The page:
Pharmaceutical company AstraZeneca might be granted an emergency use authorization by the Food and Drug Administration (FDA) for a COVID-19 vaccine, according to a new report.
The vaccine, being developed by AstraZeneca and Oxford University, could receive authorization as early as October, the Financial Times (FT) reported.
“The Trump administration is considering bypassing normal US regulatory standards to fast-track an experimental coronavirus vaccine from the UK for use in America ahead of the presidential election, according to three people briefed on the plan,” FT reported. “One option being explored to speed up the availability of a vaccine would involve the US Food and Drug Administration awarding ’emergency use authorisation’ (EUA) in October to a vaccine being developed in a partnership between AstraZeneca and Oxford university, based on the results from a relatively small UK study if it is successful, the people said.”
But Fortune reported that “AstraZeneca says it has held no discussions with the U.S. government about emergency authorization for the COVID-19 vaccine it is manufacturing.”
That vaccine is still undergoing late stage human clinical trials in several sites around the world, including in the U.K. and the U.S., making a rapid approval under the criteria the U.S. Food and Drug Administration has established so far a long shot.
Other vaccines are in the testing stage, as well. The world’s largest COVID-19 vaccine study in the world began early this month, with the first of 30,000 Americans volunteering to take the shots. The experimental vaccine, developed by the National Institutes of Health (NIH) and Moderna Inc., is in phase three of the development process, which includes tests at clinical sites across the country.
“Having a safe and effective vaccine distributed by the end of 2020 is a stretch goal, but it’s the right goal for the American people,” NIH Director Dr. Francis Collins said in a statement. “The launch of this phase-3 trial in record time while maintaining the most stringent safety measures demonstrates American ingenuity at its best and what can be done when stakeholders come together with unassailable objectivity toward a common goal.”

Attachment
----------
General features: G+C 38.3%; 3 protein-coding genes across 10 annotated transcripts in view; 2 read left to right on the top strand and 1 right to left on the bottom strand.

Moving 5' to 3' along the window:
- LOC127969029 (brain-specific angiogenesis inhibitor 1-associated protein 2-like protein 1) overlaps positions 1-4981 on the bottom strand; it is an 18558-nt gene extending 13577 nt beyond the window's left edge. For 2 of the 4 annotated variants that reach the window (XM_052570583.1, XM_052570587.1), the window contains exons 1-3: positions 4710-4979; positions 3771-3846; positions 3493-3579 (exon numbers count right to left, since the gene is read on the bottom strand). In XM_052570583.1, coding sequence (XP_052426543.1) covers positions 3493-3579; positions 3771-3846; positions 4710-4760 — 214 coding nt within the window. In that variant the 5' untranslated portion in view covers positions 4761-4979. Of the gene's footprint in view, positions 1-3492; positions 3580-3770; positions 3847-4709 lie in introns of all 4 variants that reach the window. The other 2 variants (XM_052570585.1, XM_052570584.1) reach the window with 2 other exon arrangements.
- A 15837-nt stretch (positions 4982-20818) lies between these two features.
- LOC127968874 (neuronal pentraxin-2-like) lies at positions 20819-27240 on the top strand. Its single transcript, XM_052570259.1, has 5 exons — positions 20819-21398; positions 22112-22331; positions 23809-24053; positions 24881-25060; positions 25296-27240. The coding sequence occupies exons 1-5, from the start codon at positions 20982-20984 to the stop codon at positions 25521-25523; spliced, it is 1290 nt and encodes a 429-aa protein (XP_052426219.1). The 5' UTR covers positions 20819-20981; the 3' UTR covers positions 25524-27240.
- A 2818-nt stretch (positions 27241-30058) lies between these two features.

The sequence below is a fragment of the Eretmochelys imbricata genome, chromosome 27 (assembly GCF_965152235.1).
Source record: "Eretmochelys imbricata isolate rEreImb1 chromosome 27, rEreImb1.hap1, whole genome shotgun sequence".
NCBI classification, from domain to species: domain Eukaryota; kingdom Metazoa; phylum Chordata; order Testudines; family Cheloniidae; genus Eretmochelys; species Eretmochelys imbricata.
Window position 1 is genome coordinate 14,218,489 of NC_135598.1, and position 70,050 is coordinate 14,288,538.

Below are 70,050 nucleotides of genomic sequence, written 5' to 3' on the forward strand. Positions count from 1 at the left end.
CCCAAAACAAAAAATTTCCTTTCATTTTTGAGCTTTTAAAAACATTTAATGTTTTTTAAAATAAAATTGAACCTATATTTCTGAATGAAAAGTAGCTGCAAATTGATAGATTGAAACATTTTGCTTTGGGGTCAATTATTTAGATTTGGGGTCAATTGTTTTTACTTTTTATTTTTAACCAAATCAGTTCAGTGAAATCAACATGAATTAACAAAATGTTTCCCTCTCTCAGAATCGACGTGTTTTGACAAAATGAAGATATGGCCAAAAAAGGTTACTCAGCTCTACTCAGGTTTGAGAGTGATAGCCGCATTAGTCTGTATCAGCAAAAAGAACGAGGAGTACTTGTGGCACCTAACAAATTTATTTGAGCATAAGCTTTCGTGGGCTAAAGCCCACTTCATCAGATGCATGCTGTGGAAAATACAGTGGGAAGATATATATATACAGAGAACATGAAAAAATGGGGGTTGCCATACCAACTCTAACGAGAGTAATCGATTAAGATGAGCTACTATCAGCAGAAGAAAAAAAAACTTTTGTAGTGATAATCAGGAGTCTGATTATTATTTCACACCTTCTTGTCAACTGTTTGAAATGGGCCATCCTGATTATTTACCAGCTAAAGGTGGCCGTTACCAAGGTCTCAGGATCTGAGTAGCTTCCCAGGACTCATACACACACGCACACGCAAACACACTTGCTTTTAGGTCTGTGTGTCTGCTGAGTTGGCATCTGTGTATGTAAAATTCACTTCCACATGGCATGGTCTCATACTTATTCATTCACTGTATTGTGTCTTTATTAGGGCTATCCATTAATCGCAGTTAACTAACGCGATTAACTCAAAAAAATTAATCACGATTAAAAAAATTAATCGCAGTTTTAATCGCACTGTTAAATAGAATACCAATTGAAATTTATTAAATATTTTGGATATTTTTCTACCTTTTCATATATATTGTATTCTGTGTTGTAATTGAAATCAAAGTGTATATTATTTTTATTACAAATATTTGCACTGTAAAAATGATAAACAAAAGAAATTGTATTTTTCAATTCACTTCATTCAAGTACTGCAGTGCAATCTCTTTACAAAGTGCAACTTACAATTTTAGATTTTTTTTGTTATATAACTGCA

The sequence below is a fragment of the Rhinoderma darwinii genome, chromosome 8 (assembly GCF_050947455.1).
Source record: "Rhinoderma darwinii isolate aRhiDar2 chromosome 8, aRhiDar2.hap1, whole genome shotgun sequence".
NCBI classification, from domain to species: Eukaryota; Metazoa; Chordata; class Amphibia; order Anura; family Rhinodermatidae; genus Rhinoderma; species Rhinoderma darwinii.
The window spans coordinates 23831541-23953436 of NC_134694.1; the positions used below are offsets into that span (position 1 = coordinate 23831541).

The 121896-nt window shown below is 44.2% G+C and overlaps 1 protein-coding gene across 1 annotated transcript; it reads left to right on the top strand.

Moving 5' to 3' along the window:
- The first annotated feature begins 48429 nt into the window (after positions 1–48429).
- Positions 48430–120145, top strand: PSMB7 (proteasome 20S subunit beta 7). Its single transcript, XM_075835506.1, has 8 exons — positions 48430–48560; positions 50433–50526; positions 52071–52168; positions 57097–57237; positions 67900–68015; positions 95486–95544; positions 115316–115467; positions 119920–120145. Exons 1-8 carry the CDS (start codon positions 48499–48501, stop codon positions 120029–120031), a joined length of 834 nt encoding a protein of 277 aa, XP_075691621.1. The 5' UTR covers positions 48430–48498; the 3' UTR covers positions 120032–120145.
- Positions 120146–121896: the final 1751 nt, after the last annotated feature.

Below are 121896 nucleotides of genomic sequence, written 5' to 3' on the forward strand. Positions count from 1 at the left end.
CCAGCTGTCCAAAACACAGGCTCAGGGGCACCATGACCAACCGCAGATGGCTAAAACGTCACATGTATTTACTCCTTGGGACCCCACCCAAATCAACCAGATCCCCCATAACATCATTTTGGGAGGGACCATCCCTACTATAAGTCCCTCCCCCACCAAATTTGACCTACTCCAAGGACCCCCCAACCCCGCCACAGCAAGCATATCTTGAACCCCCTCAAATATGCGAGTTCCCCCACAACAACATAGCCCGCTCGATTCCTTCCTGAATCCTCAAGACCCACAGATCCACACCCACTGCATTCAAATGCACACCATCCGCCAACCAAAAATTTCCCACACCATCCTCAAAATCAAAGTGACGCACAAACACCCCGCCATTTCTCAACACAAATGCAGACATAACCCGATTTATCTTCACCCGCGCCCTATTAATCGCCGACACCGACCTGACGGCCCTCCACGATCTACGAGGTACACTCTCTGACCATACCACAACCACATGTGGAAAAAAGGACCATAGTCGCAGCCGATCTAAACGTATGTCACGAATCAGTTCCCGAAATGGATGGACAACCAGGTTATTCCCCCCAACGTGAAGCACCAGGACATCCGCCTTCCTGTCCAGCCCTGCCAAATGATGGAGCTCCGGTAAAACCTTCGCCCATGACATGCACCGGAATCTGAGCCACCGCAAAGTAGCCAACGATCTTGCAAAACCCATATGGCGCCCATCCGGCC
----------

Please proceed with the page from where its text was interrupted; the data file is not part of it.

Meanwhile, Russia said last week that it had approved a vaccine for COVID-19, becoming the first nation in the world to mark the achievement.
President Vladimir Putin, who announced the approval of the vaccine, said one of his two adult daughters has already been inoculated. Putin also said the vaccine underwent all tests to show its effectiveness, although Russian officials offered no data to back up his claim. The approval was granted by Russian health officials after just two months of human testing, Reuters reported.
“A vaccine against coronavirus has been registered for the first time in the world this morning. I know that it works quite effectively, it forms a stable immunity,” Putin said on state TV. “I repeat, it has passed all the needed checks. … We must be grateful to those who made that first step very important for our country and the entire world.”
But scientists warned that the vaccine never underwent Phase 3 trials, which involve thousands of patients and usually lasts for months.
“Fast-tracked approval will not make Russia the leader in the (vaccine) race, it will just expose consumers of the vaccine to unnecessary danger,” Russia’s Association of Clinical Trials Organizations said Monday, urging government officials to postpone clearing the vaccine without completed advanced trials.
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